I’m about five months into my tenure with the Mercury, and about three months shy of having been paid to write for a year.
In the time that I’ve been on the professional side of journalism, I think it’s safe to say that I’ve learned a lot.
And what I’ve learned, especially, is how much they don’t teach you in journalism school.
That’s not to say that my time in J-School was a waste or that I was not adequately prepared for the world of journalism. I’m very proud of the education I received while at the University of Wisconsin. The J-School there was fantastic and the professors really taught me how to write and think like a reporter.
The training I got in J-School was invaluable and irreplaceable. I’d be sunk without it.
That said, there were definitely some things I learned on the job that they didn’t tell me about.
Number one, something that was never mentioned and I never thought about, was how to park your car while out on the scene of a breaking story, what is called “spot news.”
Obviously, being poor college students, cars were few and far between. Most of us barely even had a bike (I did not). So the thought of trying to get somewhere as fast as you can and park in proximity to whatever it is you’re covering never crossed our minds.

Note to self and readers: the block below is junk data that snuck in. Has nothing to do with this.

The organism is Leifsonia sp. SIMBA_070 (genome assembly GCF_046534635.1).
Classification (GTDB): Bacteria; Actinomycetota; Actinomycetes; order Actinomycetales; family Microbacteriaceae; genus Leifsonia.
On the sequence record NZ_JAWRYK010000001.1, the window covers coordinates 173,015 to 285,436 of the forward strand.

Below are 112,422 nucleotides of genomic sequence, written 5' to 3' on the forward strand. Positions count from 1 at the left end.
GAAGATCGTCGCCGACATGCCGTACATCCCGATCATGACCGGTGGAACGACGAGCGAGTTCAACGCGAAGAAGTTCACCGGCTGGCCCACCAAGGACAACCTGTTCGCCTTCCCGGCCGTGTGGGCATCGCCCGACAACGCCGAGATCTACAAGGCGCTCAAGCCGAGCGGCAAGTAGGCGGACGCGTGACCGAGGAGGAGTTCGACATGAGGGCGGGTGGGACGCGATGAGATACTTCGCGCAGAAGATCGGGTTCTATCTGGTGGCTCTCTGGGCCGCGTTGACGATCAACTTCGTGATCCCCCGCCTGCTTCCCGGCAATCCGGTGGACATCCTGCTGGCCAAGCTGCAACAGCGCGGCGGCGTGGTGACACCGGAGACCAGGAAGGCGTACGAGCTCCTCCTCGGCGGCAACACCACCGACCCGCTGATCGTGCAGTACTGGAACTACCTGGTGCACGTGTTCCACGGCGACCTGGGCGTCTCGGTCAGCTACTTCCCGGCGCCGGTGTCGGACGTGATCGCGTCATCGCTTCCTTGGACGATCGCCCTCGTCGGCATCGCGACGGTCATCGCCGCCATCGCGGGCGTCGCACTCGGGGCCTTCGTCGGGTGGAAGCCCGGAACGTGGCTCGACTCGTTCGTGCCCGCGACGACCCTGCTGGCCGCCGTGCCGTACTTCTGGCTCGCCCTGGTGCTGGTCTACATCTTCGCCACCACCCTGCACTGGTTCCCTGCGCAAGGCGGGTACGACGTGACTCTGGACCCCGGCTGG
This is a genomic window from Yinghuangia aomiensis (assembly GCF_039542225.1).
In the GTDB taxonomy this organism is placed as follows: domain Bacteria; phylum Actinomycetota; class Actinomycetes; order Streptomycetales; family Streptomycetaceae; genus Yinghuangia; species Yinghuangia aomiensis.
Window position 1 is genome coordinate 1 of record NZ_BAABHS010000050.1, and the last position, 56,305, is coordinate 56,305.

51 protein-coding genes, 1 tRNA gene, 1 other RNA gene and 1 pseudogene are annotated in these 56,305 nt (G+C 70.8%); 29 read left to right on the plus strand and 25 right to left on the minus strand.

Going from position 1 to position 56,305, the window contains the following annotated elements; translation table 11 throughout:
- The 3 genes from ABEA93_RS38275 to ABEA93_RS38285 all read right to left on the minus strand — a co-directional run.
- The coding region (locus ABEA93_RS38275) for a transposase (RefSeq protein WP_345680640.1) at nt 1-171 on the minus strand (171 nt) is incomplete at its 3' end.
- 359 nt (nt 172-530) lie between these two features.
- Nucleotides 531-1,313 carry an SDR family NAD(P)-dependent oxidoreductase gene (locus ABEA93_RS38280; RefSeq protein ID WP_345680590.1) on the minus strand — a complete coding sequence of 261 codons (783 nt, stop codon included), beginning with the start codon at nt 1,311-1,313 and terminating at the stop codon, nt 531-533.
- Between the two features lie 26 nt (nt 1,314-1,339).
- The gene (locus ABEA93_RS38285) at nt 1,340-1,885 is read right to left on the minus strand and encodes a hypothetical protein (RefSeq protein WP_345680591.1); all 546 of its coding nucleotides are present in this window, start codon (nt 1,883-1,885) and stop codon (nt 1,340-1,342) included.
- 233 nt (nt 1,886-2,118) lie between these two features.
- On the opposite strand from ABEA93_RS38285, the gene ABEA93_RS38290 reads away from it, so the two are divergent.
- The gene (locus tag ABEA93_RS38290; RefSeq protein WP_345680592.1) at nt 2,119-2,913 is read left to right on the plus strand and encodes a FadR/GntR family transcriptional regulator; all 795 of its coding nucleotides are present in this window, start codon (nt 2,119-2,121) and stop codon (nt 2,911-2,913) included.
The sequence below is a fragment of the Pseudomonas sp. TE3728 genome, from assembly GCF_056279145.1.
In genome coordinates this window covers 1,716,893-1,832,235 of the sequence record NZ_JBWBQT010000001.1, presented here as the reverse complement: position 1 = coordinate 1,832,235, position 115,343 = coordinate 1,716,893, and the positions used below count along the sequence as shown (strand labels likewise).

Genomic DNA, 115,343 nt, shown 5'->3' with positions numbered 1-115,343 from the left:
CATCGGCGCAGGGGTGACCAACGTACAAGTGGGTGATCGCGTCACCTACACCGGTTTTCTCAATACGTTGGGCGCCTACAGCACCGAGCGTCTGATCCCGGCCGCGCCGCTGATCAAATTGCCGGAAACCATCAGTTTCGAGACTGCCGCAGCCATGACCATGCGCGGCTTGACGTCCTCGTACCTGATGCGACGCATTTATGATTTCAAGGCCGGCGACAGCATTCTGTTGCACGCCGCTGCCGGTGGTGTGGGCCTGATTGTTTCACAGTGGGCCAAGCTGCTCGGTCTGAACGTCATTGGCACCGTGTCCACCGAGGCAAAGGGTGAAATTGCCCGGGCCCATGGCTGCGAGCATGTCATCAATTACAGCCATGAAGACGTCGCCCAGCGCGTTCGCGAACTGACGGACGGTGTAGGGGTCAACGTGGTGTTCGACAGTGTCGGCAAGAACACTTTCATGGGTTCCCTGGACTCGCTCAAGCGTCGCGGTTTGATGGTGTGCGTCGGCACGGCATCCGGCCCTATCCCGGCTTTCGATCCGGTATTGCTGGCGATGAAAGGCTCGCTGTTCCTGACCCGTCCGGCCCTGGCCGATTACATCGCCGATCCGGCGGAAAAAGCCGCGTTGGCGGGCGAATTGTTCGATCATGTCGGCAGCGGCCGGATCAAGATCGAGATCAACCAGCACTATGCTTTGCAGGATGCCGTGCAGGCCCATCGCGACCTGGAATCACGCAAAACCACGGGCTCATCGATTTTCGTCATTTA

On the job, that concern came up quick.
My first few times out I parked blocks and blocks away, usually, being too nervous to hold out for something closer. I’d arrive at the scene out of breath and sweating after my less-than-leisurely jog to whatever accident or crime scene I was covering.
I don't normally wear a tie or sport jacket, but I basically looked like the main character from this Cake video.
Now, I know what to look for, alternate routes to get myself usually within a block, maybe two, of where I need to be.
(For those of you in J-School and reading looking for tips: too bad. It’s something you need to learn on your own. Those nine block sprints to accident scenes are character-building, or at least good for your heart.)
Something else I learned is not to sweat story ideas. At least, I learned not to force them.
When I first jumped in, I was terrified. I was never great at plucking innovative stories out of thin air, which I assumed is what everyone did all the time.
The best story ideas find you. You’re either out covering something and notice something else, someone contacts you with something, or you just get bored and try desperately to find a way out of that boredom.
The story I’m proudest of came while working as an intern this summer. I wrote it after I came across an innovative research and design project set to benefit African children suffering from deadly cases of jaundice. How did I come across that story?
Covering a sorta lame P.R. event.
In that vein, I learned not to panic. There were days in Delco when I wondered why I was the only one staring at Huffington Post or MLB.com in the newsroom. It wasn’t terribly often, but everyone knows sitting in an office even for 15 minutes with nothing to do rots your brain out.